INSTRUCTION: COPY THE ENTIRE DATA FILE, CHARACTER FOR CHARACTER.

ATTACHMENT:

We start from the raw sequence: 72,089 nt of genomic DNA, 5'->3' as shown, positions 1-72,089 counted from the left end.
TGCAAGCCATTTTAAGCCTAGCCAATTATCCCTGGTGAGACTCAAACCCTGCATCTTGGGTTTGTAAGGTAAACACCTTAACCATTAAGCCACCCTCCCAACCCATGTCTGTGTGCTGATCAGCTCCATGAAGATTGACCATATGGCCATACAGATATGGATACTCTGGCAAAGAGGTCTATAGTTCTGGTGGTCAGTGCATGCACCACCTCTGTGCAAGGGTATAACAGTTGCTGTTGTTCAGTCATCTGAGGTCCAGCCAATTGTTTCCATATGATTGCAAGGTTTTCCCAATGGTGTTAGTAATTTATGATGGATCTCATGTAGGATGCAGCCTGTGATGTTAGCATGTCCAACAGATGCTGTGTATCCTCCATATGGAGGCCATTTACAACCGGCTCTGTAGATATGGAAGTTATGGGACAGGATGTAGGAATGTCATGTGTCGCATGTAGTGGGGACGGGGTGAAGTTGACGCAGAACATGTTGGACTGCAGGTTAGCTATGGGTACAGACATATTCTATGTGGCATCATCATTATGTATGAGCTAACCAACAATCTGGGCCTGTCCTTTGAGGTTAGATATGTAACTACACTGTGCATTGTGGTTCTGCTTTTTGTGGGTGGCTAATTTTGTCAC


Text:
We start from the raw sequence: 72,089 nt of genomic DNA, 5'->3' as shown, positions 1-72,089 counted from the left end.
TGCAAGCCATTTTAAGCCTAGCCAATTATCCCTGGTGAGACTCAAACCCTGCATCTTGGGTTTGTAAGGTAAACACCTTAACCATTAAGCCACCCTCCCAACCCATGTCTGTGTGCTGATCAGCTCCATGAAGATTGACCATATGGCCATACAGATATGGATACTCTGGCAAAGAGGTCTATAGTTCTGGTGGTCAGTGCATGCACCACCTCTGTGCAAGGGTATAACAGTTGCTGTTGTTCAGTCATCTGAGGTCCAGCCAATTGTTTCCATATGATTGCAAGGTTTTCCCAATGGTGTTAGTAATTTATGATGGATCTCATGTAGGATGCAGCCTGTGATGTTAGCATGTCCAACAGATGCTGTGTATCCTCCATATGGAGGCCATTTACAACCGGCTCTGTAGATATGGAAGTTATGGGACAGGATGTAGGAATGTCATGTGTCGCATGTAGTGGGGACGGGGTGAAGTTGACGCAGAACATGTTGGACTGCAGGTTAGCTATGGGTACAGACATATTCTATGTGGCATCATCATTATGTATGAGCTAACCAACAATCTGGGCCTGTCCTTTGAGGTTAGATATGTAACTACACTGTGCATTGTGGTTCTGCTTTTTGTGGGTGGCTAATTTTGTCAC